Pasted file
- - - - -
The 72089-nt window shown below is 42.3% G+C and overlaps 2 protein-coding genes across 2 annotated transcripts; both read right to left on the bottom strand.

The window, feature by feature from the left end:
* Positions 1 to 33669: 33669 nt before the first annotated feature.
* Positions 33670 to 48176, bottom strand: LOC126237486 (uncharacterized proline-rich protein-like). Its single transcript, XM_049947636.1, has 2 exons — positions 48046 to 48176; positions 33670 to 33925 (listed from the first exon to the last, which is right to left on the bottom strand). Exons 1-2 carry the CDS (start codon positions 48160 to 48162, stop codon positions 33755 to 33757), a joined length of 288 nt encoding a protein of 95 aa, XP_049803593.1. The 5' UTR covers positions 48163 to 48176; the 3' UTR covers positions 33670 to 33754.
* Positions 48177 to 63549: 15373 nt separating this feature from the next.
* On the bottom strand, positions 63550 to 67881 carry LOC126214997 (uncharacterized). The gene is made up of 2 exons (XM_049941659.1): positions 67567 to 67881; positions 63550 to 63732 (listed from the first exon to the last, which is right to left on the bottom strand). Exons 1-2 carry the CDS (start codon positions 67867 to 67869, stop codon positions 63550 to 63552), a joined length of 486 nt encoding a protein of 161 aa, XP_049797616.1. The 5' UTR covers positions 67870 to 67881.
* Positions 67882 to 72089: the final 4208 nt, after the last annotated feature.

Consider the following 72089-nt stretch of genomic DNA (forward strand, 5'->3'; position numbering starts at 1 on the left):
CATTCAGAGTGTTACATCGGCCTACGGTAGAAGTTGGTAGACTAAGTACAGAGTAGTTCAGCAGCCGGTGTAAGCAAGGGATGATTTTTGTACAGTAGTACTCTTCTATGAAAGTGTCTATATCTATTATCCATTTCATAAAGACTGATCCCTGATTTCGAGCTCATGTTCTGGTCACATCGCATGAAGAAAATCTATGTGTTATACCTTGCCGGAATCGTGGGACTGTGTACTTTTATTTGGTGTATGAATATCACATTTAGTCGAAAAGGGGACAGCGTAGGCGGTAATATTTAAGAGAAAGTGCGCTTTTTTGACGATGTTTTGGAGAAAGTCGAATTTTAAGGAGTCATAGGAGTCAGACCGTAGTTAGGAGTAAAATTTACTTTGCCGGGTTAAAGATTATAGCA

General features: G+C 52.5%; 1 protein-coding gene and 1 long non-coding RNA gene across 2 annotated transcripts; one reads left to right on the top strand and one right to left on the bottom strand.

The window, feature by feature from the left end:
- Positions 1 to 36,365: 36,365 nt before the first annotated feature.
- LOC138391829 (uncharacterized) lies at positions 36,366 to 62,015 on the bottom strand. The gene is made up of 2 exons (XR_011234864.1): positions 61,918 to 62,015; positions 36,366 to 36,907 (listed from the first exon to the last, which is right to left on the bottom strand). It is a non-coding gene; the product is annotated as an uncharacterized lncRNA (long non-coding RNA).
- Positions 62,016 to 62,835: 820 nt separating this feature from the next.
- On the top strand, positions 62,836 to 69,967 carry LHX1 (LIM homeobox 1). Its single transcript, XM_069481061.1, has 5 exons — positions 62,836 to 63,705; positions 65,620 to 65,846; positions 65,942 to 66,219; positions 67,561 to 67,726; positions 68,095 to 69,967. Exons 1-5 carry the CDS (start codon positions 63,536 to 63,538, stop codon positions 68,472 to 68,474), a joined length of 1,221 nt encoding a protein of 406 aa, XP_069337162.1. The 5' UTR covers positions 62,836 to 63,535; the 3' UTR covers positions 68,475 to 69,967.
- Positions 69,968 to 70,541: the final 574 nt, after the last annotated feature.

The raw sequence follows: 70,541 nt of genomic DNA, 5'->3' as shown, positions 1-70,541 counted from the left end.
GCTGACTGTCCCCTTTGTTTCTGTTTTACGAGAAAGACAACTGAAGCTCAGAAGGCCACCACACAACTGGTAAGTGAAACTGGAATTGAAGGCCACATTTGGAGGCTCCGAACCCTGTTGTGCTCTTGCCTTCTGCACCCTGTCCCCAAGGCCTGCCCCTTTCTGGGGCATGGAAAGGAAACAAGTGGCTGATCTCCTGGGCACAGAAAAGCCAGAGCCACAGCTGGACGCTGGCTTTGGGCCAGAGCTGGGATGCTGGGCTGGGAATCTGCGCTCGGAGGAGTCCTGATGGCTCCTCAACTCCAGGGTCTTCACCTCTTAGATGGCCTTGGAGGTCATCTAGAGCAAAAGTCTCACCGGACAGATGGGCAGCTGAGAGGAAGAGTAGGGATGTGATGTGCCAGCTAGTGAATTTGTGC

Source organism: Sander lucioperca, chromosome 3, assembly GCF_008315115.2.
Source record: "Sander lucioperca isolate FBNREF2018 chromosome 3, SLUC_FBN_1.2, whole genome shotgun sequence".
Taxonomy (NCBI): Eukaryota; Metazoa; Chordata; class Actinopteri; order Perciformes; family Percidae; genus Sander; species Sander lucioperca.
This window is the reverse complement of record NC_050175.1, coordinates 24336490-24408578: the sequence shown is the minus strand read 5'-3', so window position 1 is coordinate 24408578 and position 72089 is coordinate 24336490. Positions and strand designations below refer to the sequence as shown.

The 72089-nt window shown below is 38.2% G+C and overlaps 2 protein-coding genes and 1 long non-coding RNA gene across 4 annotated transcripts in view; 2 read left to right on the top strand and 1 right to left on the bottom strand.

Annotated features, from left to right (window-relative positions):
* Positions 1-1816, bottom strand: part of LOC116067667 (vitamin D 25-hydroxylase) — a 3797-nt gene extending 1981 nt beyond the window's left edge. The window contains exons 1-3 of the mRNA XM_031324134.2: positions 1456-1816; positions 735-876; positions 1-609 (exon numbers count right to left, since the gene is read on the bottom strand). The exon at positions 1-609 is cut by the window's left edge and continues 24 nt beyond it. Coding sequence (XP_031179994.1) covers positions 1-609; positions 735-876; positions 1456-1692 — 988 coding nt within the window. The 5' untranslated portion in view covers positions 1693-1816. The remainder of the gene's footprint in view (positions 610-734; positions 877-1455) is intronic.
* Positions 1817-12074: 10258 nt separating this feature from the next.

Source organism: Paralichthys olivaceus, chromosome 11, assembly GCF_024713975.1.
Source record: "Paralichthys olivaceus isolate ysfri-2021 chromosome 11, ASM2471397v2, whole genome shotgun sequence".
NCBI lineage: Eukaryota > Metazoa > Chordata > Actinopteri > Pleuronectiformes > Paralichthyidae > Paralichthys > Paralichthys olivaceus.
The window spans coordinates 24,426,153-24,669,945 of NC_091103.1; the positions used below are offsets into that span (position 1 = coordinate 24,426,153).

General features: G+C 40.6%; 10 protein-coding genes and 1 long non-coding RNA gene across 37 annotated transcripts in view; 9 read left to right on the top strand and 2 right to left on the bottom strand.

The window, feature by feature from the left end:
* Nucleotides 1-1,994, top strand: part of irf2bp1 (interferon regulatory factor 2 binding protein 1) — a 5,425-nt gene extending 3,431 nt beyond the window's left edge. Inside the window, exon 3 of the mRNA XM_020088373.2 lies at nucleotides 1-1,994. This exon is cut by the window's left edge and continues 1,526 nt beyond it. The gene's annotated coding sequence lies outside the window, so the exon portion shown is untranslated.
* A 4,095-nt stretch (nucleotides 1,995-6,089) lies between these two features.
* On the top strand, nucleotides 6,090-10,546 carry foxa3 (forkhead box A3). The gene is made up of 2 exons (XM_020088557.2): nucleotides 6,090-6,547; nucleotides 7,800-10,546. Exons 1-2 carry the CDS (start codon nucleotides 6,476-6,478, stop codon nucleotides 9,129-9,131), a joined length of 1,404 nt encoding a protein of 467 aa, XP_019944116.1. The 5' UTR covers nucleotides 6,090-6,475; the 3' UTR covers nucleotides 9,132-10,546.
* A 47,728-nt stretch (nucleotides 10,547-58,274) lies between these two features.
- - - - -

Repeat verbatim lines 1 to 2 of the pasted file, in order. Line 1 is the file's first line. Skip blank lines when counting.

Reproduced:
The 72089-nt window shown below is 42.3% G+C and overlaps 2 protein-coding genes across 2 annotated transcripts; both read right to left on the bottom strand.

The window, feature by feature from the left end: